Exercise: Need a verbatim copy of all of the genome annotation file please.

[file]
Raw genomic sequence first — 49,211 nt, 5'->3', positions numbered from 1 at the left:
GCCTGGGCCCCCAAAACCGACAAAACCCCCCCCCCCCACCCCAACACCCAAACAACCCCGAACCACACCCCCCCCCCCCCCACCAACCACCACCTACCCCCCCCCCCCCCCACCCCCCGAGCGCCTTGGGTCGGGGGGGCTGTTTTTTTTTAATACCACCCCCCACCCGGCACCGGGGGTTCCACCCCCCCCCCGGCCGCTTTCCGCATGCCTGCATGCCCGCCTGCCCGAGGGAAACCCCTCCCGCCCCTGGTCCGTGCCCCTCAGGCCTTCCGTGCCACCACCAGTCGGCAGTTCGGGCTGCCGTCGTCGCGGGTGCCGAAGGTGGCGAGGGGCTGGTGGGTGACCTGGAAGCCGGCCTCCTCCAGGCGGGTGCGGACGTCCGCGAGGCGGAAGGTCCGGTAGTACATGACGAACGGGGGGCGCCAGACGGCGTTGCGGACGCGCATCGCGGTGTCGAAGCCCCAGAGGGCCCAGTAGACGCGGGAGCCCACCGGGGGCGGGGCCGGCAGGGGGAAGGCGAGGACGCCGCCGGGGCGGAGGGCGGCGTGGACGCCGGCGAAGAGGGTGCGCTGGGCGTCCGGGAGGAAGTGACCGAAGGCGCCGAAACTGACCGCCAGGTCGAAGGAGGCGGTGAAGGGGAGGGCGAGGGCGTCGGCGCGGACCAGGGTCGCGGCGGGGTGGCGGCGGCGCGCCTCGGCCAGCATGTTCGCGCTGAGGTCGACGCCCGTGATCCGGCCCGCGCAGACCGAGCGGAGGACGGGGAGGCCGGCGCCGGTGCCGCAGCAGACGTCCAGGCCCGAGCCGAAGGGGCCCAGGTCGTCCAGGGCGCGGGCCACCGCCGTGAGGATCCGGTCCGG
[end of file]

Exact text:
Raw genomic sequence first — 49,211 nt, 5'->3', positions numbered from 1 at the left:
GCCTGGGCCCCCAAAACCGACAAAACCCCCCCCCCCCACCCCAACACCCAAACAACCCCGAACCACACCCCCCCCCCCCCCACCAACCACCACCTACCCCCCCCCCCCCCCACCCCCCGAGCGCCTTGGGTCGGGGGGGCTGTTTTTTTTTAATACCACCCCCCACCCGGCACCGGGGGTTCCACCCCCCCCCCGGCCGCTTTCCGCATGCCTGCATGCCCGCCTGCCCGAGGGAAACCCCTCCCGCCCCTGGTCCGTGCCCCTCAGGCCTTCCGTGCCACCACCAGTCGGCAGTTCGGGCTGCCGTCGTCGCGGGTGCCGAAGGTGGCGAGGGGCTGGTGGGTGACCTGGAAGCCGGCCTCCTCCAGGCGGGTGCGGACGTCCGCGAGGCGGAAGGTCCGGTAGTACATGACGAACGGGGGGCGCCAGACGGCGTTGCGGACGCGCATCGCGGTGTCGAAGCCCCAGAGGGCCCAGTAGACGCGGGAGCCCACCGGGGGCGGGGCCGGCAGGGGGAAGGCGAGGACGCCGCCGGGGCGGAGGGCGGCGTGGACGCCGGCGAAGAGGGTGCGCTGGGCGTCCGGGAGGAAGTGACCGAAGGCGCCGAAACTGACCGCCAGGTCGAAGGAGGCGGTGAAGGGGAGGGCGAGGGCGTCGGCGCGGACCAGGGTCGCGGCGGGGTGGCGGCGGCGCGCCTCGGCCAGCATGTTCGCGCTGAGGTCGACGCCCGTGATCCGGCCCGCGCAGACCGAGCGGAGGACGGGGAGGCCGGCGCCGGTGCCGCAGCAGACGTCCAGGCCCGAGCCGAAGGGGCCCAGGTCGTCCAGGGCGCGGGCCACCGCCGTGAGGATCCGGTCCGG